Accordingly, when looking back at my time at Quarry Farm, I was at first alarmed that what I thought was not my time working but the pleasure of my visit. Surely, I had spent my time poorly if what I remembered was waking to the sound of birds, walking in the stunning gardens, sharing a glass of wine with dinner as the sun sets behind the hills, and (believe it or not!) reading just for pleasure. A lot of that comes back to the house itself, in ways I don’t always feel equipped to describe coming from my line of work. For much of our visit, my wife and I shared a funny mixture of awe, solemnity, ease, and welcome—joyful but nostalgic, too, and maybe just a little sad. My wife put it this way: that it was deeply moving to be living in a space that had seen so many happy years.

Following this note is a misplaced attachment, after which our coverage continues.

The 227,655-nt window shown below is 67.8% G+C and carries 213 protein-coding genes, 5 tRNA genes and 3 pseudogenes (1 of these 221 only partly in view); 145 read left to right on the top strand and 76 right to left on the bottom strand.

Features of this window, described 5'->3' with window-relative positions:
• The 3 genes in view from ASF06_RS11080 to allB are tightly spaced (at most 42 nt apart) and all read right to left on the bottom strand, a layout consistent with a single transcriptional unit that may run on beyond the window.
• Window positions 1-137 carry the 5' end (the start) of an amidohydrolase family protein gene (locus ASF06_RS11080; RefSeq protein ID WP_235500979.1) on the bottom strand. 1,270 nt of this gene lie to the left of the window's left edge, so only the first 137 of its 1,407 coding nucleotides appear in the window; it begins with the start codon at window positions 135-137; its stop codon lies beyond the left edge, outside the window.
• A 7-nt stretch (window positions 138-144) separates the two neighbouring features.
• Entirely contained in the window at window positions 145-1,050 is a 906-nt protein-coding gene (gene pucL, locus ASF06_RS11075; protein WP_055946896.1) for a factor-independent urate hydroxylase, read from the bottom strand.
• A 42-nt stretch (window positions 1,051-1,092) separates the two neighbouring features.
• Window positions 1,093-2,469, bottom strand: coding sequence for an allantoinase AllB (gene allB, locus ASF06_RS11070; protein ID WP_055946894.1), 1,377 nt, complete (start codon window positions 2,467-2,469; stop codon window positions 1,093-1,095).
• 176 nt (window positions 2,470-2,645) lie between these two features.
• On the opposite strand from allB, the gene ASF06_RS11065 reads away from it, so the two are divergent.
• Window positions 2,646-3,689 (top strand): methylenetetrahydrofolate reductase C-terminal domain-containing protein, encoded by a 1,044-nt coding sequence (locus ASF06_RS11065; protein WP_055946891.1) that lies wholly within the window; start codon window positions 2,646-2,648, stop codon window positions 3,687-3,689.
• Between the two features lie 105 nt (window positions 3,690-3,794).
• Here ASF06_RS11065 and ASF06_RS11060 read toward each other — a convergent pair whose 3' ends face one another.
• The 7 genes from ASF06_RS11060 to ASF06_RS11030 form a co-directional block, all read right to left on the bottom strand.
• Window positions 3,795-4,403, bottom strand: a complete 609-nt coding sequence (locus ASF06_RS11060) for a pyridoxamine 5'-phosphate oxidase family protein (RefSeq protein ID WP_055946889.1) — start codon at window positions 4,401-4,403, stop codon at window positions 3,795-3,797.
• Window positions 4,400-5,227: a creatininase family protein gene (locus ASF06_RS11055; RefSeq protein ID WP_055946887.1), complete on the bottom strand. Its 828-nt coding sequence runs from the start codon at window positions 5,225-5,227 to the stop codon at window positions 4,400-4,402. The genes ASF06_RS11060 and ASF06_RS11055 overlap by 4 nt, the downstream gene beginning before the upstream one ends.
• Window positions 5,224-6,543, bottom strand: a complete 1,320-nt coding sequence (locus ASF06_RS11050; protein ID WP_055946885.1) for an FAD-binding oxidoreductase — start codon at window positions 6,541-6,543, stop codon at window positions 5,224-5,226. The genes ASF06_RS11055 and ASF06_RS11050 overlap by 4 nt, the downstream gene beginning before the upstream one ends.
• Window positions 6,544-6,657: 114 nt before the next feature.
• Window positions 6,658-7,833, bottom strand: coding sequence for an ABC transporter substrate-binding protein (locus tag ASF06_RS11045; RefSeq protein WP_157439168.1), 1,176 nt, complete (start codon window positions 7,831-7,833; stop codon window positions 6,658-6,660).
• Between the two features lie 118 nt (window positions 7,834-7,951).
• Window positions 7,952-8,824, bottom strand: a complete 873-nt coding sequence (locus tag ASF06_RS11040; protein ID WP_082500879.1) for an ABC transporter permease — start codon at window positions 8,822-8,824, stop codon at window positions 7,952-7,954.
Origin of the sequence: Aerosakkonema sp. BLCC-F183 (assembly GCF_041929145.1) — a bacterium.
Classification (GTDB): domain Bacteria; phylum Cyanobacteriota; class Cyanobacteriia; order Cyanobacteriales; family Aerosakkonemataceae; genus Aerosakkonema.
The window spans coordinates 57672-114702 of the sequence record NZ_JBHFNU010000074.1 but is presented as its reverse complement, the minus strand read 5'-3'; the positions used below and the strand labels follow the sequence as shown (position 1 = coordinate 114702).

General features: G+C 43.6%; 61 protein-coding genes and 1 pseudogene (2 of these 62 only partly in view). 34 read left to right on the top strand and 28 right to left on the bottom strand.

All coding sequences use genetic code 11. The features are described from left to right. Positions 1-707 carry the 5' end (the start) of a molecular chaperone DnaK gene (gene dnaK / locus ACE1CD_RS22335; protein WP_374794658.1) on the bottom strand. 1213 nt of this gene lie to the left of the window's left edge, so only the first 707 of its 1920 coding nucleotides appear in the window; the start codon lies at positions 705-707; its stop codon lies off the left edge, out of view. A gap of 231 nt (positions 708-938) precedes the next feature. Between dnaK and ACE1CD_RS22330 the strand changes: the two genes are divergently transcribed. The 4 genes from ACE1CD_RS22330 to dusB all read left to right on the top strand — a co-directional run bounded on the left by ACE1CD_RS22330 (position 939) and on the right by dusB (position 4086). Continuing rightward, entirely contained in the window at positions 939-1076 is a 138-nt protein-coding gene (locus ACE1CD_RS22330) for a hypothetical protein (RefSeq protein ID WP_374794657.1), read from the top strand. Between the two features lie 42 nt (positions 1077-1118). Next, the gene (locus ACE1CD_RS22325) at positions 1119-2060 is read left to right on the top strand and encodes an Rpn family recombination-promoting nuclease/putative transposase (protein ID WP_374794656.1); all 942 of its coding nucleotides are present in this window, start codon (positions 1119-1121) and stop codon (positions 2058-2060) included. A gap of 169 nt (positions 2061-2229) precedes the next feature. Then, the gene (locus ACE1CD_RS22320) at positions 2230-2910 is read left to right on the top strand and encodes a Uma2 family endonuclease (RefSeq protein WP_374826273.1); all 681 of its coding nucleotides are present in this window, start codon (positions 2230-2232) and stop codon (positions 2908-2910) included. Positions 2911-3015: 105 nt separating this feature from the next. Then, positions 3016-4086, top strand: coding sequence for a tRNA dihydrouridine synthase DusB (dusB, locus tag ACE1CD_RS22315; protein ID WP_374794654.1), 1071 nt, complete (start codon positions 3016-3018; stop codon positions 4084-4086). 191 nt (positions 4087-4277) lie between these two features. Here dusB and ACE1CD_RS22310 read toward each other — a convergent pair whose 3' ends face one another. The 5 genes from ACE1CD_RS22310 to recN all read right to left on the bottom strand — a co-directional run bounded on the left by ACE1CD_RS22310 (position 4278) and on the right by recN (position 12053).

Joe and Steve told us that when the Langdons donated their family home to Elmira College, it was on the condition that it stay as much like a home as possible, and at that the College and the Center for Mark Twain Studies have been wonderfully successful. This is true in a more material preservation sense: the space is stunning, down to the last detail. We reckon based on some quick googling that even the toilets date back to the 1920s. We marveled every morning that someone was allowing us to eat our breakfast cereal at the very table that Mark Twain ate his own breakfast at one hundred and some years ago. But it is true in a harder-to-place relational sense, too. We felt like guests more than merely visitors, wrapped up in the lives of the Clemenses, Langdons, and Cranes in a way that was as emotional as it was intellectual—again as my wife put it, sometimes parasocial, sometimes paranormal. We plan from now on to celebrate the wedding anniversary of our good friends Sam and Livy on February 2nd—it’s a great excuse to eat out, anyway.